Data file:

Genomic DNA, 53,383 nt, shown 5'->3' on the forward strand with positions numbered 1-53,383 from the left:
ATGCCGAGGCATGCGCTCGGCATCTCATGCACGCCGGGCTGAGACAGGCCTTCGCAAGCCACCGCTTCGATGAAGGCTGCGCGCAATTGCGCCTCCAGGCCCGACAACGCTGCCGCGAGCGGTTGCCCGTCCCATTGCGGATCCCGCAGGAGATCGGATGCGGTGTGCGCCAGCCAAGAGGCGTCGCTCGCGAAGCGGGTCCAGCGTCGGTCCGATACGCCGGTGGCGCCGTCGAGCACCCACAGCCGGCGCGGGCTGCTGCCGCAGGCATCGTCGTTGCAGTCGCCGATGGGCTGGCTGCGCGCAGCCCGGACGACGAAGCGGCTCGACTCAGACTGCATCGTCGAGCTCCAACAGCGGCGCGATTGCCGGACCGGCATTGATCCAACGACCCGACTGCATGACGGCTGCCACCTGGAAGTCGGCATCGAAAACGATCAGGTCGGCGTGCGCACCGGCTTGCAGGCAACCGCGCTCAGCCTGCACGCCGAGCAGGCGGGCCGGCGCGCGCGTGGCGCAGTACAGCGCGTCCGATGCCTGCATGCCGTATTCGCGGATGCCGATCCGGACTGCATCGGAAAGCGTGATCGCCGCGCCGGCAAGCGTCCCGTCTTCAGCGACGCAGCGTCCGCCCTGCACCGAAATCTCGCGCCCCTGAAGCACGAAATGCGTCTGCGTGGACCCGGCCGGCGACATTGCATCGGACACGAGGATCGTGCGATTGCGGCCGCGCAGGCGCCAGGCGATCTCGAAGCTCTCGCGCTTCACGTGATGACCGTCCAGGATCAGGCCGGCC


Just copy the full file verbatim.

Genomic DNA, 53,383 nt, shown 5'->3' on the forward strand with positions numbered 1-53,383 from the left:
ATGCCGAGGCATGCGCTCGGCATCTCATGCACGCCGGGCTGAGACAGGCCTTCGCAAGCCACCGCTTCGATGAAGGCTGCGCGCAATTGCGCCTCCAGGCCCGACAACGCTGCCGCGAGCGGTTGCCCGTCCCATTGCGGATCCCGCAGGAGATCGGATGCGGTGTGCGCCAGCCAAGAGGCGTCGCTCGCGAAGCGGGTCCAGCGTCGGTCCGATACGCCGGTGGCGCCGTCGAGCACCCACAGCCGGCGCGGGCTGCTGCCGCAGGCATCGTCGTTGCAGTCGCCGATGGGCTGGCTGCGCGCAGCCCGGACGACGAAGCGGCTCGACTCAGACTGCATCGTCGAGCTCCAACAGCGGCGCGATTGCCGGACCGGCATTGATCCAACGACCCGACTGCATGACGGCTGCCACCTGGAAGTCGGCATCGAAAACGATCAGGTCGGCGTGCGCACCGGCTTGCAGGCAACCGCGCTCAGCCTGCACGCCGAGCAGGCGGGCCGGCGCGCGCGTGGCGCAGTACAGCGCGTCCGATGCCTGCATGCCGTATTCGCGGATGCCGATCCGGACTGCATCGGAAAGCGTGATCGCCGCGCCGGCAAGCGTCCCGTCTTCAGCGACGCAGCGTCCGCCCTGCACCGAAATCTCGCGCCCCTGAAGCACGAAATGCGTCTGCGTGGACCCGGCCGGCGACATTGCATCGGACACGAGGATCGTGCGATTGCGGCCGCGCAGGCGCCAGGCGATCTCGAAGCTCTCGCGCTTCACGTGATGACCGTCCAGGATCAGGCCGGCC